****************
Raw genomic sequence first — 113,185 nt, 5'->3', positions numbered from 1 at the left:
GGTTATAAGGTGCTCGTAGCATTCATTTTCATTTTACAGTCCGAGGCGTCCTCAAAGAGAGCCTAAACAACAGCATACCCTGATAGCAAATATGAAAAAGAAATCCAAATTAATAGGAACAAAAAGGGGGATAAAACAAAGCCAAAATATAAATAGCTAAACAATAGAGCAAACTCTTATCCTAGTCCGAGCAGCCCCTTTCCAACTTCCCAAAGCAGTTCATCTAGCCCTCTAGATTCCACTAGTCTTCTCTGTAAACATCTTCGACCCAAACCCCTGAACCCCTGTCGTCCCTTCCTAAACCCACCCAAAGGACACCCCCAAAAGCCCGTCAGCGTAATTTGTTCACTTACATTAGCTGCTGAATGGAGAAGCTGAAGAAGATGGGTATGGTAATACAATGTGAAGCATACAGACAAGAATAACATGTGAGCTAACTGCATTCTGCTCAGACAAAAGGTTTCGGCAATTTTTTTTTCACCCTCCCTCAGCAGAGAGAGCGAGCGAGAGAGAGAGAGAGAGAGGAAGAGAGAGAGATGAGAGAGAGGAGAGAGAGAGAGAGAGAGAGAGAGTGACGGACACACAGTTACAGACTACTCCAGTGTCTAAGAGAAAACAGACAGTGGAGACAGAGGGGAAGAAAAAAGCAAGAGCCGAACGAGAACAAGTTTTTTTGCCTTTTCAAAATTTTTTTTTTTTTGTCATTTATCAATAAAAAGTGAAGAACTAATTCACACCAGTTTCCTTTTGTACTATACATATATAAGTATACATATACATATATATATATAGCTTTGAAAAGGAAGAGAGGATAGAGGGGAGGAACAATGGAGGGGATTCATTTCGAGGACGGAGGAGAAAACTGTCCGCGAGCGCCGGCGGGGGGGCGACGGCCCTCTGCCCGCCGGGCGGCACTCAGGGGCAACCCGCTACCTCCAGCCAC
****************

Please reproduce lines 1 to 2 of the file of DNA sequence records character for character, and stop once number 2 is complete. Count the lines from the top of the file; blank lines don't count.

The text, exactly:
Raw genomic sequence first — 113,185 nt, 5'->3', positions numbered from 1 at the left:
GGTTATAAGGTGCTCGTAGCATTCATTTTCATTTTACAGTCCGAGGCGTCCTCAAAGAGAGCCTAAACAACAGCATACCCTGATAGCAAATATGAAAAAGAAATCCAAATTAATAGGAACAAAAAGGGGGATAAAACAAAGCCAAAATATAAATAGCTAAACAATAGAGCAAACTCTTATCCTAGTCCGAGCAGCCCCTTTCCAACTTCCCAAAGCAGTTCATCTAGCCCTCTAGATTCCACTAGTCTTCTCTGTAAACATCTTCGACCCAAACCCCTGAACCCCTGTCGTCCCTTCCTAAACCCACCCAAAGGACACCCCCAAAAGCCCGTCAGCGTAATTTGTTCACTTACATTAGCTGCTGAATGGAGAAGCTGAAGAAGATGGGTATGGTAATACAATGTGAAGCATACAGACAAGAATAACATGTGAGCTAACTGCATTCTGCTCAGACAAAAGGTTTCGGCAATTTTTTTTTCACCCTCCCTCAGCAGAGAGAGCGAGCGAGAGAGAGAGAGAGAGAGGAAGAGAGAGAGATGAGAGAGAGGAGAGAGAGAGAGAGAGAGAGAGAGTGACGGACACACAGTTACAGACTACTCCAGTGTCTAAGAGAAAACAGACAGTGGAGACAGAGGGGAAGAAAAAAGCAAGAGCCGAACGAGAACAAGTTTTTTTGCCTTTTCAAAATTTTTTTTTTTTTGTCATTTATCAATAAAAAGTGAAGAACTAATTCACACCAGTTTCCTTTTGTACTATACATATATAAGTATACATATACATATATATATATAGCTTTGAAAAGGAAGAGAGGATAGAGGGGAGGAACAATGGAGGGGATTCATTTCGAGGACGGAGGAGAAAACTGTCCGCGAGCGCCGGCGGGGGGGCGACGGCCCTCTGCCCGCCGGGCGGCACTCAGGGGCAACCCGCTACCTCCAGCCAC